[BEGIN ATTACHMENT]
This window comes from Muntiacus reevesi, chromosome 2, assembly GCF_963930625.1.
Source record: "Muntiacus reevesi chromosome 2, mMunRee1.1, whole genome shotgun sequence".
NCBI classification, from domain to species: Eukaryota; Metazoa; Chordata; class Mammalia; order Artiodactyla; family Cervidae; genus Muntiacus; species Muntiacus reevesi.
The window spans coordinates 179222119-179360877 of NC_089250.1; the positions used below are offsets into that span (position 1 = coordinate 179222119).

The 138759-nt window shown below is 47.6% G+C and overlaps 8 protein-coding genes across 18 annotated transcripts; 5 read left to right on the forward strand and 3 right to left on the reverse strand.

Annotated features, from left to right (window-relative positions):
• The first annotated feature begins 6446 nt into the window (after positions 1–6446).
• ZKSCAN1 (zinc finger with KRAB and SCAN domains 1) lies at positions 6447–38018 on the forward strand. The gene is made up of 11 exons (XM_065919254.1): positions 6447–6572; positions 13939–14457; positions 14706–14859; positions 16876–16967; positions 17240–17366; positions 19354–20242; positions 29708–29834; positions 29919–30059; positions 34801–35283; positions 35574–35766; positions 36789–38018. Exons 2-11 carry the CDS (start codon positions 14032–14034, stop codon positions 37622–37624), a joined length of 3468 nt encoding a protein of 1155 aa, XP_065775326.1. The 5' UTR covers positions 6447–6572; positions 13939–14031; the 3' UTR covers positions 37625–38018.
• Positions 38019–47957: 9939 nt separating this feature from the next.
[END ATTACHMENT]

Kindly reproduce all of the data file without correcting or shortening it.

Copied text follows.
This window comes from Muntiacus reevesi, chromosome 2, assembly GCF_963930625.1.
Source record: "Muntiacus reevesi chromosome 2, mMunRee1.1, whole genome shotgun sequence".
NCBI classification, from domain to species: Eukaryota; Metazoa; Chordata; class Mammalia; order Artiodactyla; family Cervidae; genus Muntiacus; species Muntiacus reevesi.
The window spans coordinates 179222119-179360877 of NC_089250.1; the positions used below are offsets into that span (position 1 = coordinate 179222119).

The 138759-nt window shown below is 47.6% G+C and overlaps 8 protein-coding genes across 18 annotated transcripts; 5 read left to right on the forward strand and 3 right to left on the reverse strand.

Annotated features, from left to right (window-relative positions):
• The first annotated feature begins 6446 nt into the window (after positions 1–6446).
• ZKSCAN1 (zinc finger with KRAB and SCAN domains 1) lies at positions 6447–38018 on the forward strand. The gene is made up of 11 exons (XM_065919254.1): positions 6447–6572; positions 13939–14457; positions 14706–14859; positions 16876–16967; positions 17240–17366; positions 19354–20242; positions 29708–29834; positions 29919–30059; positions 34801–35283; positions 35574–35766; positions 36789–38018. Exons 2-11 carry the CDS (start codon positions 14032–14034, stop codon positions 37622–37624), a joined length of 3468 nt encoding a protein of 1155 aa, XP_065775326.1. The 5' UTR covers positions 6447–6572; positions 13939–14031; the 3' UTR covers positions 37625–38018.
• Positions 38019–47957: 9939 nt separating this feature from the next.